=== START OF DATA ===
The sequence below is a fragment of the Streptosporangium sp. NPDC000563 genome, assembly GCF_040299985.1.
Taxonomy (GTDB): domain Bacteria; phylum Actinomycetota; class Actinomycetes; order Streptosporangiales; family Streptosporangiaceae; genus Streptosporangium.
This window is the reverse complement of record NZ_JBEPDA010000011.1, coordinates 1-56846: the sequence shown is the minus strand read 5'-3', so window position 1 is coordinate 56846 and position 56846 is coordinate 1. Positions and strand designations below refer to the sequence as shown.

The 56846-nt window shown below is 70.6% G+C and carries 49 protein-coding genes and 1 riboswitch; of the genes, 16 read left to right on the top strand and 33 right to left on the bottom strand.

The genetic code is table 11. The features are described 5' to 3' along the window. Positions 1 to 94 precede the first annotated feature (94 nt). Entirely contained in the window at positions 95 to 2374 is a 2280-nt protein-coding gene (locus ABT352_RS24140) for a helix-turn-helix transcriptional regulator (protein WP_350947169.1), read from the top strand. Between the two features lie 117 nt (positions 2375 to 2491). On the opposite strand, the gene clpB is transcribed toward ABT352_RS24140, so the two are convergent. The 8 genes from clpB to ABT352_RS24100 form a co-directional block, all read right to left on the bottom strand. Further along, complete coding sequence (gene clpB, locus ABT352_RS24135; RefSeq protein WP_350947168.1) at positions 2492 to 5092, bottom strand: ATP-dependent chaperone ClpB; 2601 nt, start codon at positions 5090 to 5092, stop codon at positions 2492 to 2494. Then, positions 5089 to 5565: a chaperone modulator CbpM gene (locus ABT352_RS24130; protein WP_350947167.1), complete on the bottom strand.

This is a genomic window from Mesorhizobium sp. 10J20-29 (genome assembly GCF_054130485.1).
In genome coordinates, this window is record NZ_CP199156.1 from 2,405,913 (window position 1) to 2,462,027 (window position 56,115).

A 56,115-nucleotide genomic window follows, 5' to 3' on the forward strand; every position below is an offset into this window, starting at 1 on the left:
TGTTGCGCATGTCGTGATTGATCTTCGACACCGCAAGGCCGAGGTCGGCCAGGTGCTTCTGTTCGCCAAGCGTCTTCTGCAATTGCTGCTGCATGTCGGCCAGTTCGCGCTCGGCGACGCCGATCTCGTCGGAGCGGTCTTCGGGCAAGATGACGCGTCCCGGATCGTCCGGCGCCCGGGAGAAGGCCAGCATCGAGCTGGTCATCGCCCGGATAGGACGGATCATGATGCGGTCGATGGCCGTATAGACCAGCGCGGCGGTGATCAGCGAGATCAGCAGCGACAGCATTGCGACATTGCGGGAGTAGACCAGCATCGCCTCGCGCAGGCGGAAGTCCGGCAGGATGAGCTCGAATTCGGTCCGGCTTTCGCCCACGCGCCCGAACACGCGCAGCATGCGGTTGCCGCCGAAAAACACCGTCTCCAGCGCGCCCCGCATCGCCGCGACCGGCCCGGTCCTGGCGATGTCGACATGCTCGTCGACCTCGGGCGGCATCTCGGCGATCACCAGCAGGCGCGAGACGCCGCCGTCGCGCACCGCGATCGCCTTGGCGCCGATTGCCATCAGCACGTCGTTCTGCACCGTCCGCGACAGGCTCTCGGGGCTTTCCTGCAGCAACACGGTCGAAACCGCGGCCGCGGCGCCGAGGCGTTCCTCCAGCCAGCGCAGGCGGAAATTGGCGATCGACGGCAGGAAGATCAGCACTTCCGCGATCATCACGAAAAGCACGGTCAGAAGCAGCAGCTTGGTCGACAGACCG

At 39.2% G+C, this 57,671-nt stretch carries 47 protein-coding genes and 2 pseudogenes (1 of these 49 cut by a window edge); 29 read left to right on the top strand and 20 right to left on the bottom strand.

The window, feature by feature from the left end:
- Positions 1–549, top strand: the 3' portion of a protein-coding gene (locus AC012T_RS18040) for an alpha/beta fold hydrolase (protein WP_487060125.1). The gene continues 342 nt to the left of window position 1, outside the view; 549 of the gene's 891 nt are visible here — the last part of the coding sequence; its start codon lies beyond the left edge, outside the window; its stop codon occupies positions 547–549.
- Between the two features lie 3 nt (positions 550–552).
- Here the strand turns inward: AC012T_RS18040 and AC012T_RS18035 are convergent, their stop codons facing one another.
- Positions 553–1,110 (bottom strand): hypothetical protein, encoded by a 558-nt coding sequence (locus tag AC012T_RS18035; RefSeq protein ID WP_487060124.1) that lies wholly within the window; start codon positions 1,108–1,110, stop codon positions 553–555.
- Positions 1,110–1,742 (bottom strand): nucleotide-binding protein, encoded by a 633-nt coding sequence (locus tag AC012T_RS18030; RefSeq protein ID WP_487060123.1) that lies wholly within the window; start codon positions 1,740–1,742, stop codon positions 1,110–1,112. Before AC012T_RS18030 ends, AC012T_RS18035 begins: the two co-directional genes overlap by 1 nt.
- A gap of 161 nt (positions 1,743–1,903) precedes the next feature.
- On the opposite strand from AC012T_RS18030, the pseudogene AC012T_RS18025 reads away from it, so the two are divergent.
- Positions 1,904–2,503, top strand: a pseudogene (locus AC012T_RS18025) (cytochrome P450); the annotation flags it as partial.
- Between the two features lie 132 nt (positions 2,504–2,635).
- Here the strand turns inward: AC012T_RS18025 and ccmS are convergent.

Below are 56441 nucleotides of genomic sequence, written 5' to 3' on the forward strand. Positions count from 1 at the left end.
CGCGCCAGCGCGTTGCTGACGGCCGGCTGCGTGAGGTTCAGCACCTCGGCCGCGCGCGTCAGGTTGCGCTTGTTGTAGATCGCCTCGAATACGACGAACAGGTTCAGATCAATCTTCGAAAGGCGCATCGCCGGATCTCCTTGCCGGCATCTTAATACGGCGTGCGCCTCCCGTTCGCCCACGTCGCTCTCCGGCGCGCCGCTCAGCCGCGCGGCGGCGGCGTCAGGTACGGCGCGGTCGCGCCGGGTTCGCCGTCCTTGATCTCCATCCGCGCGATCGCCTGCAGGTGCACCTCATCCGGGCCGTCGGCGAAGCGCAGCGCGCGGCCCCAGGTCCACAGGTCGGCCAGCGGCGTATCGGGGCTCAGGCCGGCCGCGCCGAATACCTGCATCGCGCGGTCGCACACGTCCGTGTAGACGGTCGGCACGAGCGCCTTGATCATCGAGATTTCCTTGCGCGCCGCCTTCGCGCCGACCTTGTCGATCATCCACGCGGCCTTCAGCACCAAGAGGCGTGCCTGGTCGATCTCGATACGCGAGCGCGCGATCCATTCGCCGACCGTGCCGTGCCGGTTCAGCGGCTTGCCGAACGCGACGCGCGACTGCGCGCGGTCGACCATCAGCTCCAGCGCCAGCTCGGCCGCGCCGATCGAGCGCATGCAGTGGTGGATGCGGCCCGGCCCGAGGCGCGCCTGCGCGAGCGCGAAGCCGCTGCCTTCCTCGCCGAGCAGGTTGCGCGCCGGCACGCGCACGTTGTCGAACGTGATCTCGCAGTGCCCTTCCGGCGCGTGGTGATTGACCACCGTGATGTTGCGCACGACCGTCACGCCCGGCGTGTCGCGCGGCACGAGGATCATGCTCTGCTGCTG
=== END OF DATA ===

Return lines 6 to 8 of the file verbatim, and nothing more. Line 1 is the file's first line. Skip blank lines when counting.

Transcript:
This is a genomic window from Mesorhizobium sp. 10J20-29 (genome assembly GCF_054130485.1).
In genome coordinates, this window is record NZ_CP199156.1 from 2,405,913 (window position 1) to 2,462,027 (window position 56,115).

A 56,115-nucleotide genomic window follows, 5' to 3' on the forward strand; every position below is an offset into this window, starting at 1 on the left: